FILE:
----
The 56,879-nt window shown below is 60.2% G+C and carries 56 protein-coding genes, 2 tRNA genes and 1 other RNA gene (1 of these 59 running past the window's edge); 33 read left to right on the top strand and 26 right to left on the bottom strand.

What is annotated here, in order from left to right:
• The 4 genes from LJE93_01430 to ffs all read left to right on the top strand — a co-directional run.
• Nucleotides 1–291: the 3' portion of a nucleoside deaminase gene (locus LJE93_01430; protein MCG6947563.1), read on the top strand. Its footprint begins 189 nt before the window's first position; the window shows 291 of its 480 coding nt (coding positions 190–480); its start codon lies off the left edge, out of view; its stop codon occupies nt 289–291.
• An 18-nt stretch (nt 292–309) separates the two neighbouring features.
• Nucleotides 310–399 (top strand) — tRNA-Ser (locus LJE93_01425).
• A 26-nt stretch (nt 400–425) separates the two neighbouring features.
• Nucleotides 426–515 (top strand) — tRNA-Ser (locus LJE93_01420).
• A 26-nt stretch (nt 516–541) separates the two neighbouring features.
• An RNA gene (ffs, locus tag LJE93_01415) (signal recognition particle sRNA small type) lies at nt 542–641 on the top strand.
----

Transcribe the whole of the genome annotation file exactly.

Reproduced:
The 56,879-nt window shown below is 60.2% G+C and carries 56 protein-coding genes, 2 tRNA genes and 1 other RNA gene (1 of these 59 running past the window's edge); 33 read left to right on the top strand and 26 right to left on the bottom strand.

What is annotated here, in order from left to right:
• The 4 genes from LJE93_01430 to ffs all read left to right on the top strand — a co-directional run.
• Nucleotides 1–291: the 3' portion of a nucleoside deaminase gene (locus LJE93_01430; protein MCG6947563.1), read on the top strand. Its footprint begins 189 nt before the window's first position; the window shows 291 of its 480 coding nt (coding positions 190–480); its start codon lies off the left edge, out of view; its stop codon occupies nt 289–291.
• An 18-nt stretch (nt 292–309) separates the two neighbouring features.
• Nucleotides 310–399 (top strand) — tRNA-Ser (locus LJE93_01425).
• A 26-nt stretch (nt 400–425) separates the two neighbouring features.
• Nucleotides 426–515 (top strand) — tRNA-Ser (locus LJE93_01420).
• A 26-nt stretch (nt 516–541) separates the two neighbouring features.
• An RNA gene (ffs, locus tag LJE93_01415) (signal recognition particle sRNA small type) lies at nt 542–641 on the top strand.